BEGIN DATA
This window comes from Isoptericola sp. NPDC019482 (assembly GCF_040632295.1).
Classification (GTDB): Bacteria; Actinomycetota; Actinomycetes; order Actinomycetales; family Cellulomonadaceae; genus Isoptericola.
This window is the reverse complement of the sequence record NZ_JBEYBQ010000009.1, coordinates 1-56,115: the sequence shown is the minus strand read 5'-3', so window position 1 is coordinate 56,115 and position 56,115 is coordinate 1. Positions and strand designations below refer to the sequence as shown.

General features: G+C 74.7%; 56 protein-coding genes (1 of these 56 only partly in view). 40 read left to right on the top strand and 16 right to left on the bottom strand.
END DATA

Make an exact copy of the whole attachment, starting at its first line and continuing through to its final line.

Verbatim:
This window comes from Isoptericola sp. NPDC019482 (assembly GCF_040632295.1).
Classification (GTDB): Bacteria; Actinomycetota; Actinomycetes; order Actinomycetales; family Cellulomonadaceae; genus Isoptericola.
This window is the reverse complement of the sequence record NZ_JBEYBQ010000009.1, coordinates 1-56,115: the sequence shown is the minus strand read 5'-3', so window position 1 is coordinate 56,115 and position 56,115 is coordinate 1. Positions and strand designations below refer to the sequence as shown.

General features: G+C 74.7%; 56 protein-coding genes (1 of these 56 only partly in view). 40 read left to right on the top strand and 16 right to left on the bottom strand.